Mayor Stephanie Rawlings-Blake's office put out a statement late Friday afternoon regarding her testimony today and support for expanded gambling — now referred to as "gaming" by enthusiastic politicos — in the state.
A special session of the Maryland General Assembly was called this week by Gov. Martin O'Malley to create legislation that would allow table games, such as blackjack, poker and roulette, at the state's previously approved slot machine sites.
O'Malley's recent proposal also would allow a sixth state casino in Prince George's County.
Blake says that expanded gambling in the state will create jobs and "also bring additional revenue to the State’s Education Trust Fund, which provides the majority of Baltimore City Public Schools funding."
Her entire statement is here:
Today, I testified before the House Ways and Means Committee in support of the bill to expand gaming in Maryland. This legislation will help us establish a world-class, competitive gaming and entertainment destination that will create more jobs, provide additional education funding to the State, help reduce property taxes for city homeowners, and fund school construction with local revenue.
As we recover from the Great Recession, it is important that we do everything we can to help create jobs. Expanding gaming in Maryland to allow for table games means more job opportunities at a time when we need them most. In Baltimore, we estimate that allowing table games will create an additional 500 job opportunities.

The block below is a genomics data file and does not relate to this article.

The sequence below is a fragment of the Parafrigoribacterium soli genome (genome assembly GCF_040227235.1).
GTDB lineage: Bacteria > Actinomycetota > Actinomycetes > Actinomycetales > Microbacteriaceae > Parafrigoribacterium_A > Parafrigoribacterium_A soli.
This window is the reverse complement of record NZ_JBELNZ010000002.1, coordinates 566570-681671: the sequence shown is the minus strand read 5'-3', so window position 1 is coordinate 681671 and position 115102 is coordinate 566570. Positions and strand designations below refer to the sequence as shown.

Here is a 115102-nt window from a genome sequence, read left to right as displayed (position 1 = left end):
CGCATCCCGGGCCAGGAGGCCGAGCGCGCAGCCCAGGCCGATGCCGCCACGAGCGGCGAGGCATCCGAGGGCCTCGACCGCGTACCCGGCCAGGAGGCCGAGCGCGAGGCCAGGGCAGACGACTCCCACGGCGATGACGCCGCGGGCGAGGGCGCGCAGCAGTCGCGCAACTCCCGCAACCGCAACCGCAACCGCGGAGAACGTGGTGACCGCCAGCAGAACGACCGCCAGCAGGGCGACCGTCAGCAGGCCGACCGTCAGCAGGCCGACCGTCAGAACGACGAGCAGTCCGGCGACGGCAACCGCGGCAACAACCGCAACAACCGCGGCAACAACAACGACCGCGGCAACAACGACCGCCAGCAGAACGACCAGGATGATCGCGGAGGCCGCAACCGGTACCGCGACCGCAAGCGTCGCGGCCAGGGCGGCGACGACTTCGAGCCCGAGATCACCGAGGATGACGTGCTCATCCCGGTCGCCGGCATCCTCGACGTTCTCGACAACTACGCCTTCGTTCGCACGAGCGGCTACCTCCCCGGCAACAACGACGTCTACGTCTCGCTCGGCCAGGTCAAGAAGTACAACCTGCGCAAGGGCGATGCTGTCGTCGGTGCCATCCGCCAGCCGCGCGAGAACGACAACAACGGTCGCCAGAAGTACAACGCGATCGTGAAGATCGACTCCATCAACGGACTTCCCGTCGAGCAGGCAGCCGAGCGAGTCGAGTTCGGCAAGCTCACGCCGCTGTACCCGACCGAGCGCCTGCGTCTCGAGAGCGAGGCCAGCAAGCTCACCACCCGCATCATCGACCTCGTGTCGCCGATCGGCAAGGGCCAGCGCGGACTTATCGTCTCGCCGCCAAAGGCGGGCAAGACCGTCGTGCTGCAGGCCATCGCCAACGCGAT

When you look at all Baltimore has to offer—our beautiful harbor, hotels, restaurants, major league sports stadiums, and other attractions—you can see that our casino project will only add to and strengthen the city’s existing assets. With a more competitive product, the new site will attract thousands more visitors to Baltimore and support our tourism economy.
Table games will also bring additional revenue to the State’s Education Trust Fund, which provides the majority of Baltimore City Public Schools funding. My father helped establish the City-State partnership for our schools. If not for funding from the State’s Education Trust fund, Baltimore’s Schools would not have achieved the great progress they’ve made.
Finally, the success of the project is an important component of our goal of growing Baltimore’s population by 10,000 families. When you ask families what they need to come to Baltimore and stay in Baltimore, lower property taxes are of the utmost importance. We have put forward a smart and responsible plan to cut property taxes for homeowners 20 cents by 2020. A profitable facility is one of the only tangible ways that Baltimore will be able to lower property taxes for city homeowners.
Today, I asked our leaders in Annapolis for their support of the legislation so that Baltimore can create jobs, strengthen our public schools, and lower property taxes. This legislation recognizes the need to make Maryland’s gaming program as competitive as possible while giving the voters of Maryland the final say on the issue.
If you have any questions or concerns, please contact me at my website or by email at firstname.lastname@example.org. You can also follow the Mayor’s Office and be a part of the conversation on Facebook or Twitter.
Mayor, City of Baltimore"